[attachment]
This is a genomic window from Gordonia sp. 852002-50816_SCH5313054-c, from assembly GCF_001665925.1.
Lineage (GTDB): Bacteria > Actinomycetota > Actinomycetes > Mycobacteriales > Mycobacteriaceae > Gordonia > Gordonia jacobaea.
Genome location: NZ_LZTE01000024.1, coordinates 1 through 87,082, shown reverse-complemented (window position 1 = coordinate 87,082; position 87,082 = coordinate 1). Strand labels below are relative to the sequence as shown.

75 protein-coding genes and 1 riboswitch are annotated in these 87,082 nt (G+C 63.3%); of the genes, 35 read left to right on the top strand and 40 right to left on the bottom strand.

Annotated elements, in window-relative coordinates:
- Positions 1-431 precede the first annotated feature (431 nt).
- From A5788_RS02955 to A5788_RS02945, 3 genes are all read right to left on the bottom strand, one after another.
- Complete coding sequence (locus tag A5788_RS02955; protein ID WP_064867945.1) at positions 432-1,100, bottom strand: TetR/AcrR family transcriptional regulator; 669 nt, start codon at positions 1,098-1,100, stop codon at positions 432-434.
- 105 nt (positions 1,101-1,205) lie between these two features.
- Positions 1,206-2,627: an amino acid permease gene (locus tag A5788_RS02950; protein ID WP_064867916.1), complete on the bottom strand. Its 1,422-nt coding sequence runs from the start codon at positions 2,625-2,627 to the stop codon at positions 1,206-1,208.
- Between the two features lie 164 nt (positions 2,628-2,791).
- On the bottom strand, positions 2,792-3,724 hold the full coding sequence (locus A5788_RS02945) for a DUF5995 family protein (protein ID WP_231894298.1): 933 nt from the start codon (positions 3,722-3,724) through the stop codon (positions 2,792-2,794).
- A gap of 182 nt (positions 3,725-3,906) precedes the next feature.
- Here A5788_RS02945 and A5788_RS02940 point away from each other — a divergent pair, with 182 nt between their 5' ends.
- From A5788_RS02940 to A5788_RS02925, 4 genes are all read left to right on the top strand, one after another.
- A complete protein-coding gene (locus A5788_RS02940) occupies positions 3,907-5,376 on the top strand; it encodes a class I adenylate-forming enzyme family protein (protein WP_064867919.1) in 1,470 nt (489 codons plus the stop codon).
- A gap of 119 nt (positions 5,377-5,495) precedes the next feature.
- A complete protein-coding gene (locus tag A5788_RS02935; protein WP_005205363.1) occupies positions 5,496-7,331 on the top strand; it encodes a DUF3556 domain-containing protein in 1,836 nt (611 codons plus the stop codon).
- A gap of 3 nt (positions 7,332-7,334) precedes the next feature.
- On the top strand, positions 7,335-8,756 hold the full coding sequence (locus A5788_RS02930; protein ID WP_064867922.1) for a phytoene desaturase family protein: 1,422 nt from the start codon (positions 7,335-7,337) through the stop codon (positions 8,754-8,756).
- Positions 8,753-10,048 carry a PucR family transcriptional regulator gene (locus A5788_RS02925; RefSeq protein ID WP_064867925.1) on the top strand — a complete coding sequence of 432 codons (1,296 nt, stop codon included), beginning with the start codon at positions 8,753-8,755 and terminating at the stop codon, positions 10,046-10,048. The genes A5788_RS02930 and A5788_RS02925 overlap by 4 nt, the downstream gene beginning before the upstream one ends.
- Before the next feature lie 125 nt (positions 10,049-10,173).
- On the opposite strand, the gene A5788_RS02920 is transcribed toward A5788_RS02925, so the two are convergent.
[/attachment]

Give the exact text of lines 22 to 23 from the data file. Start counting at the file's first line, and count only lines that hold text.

- Before the next feature lie 125 nt (positions 10,049-10,173).
- On the opposite strand, the gene A5788_RS02920 is transcribed toward A5788_RS02925, so the two are convergent.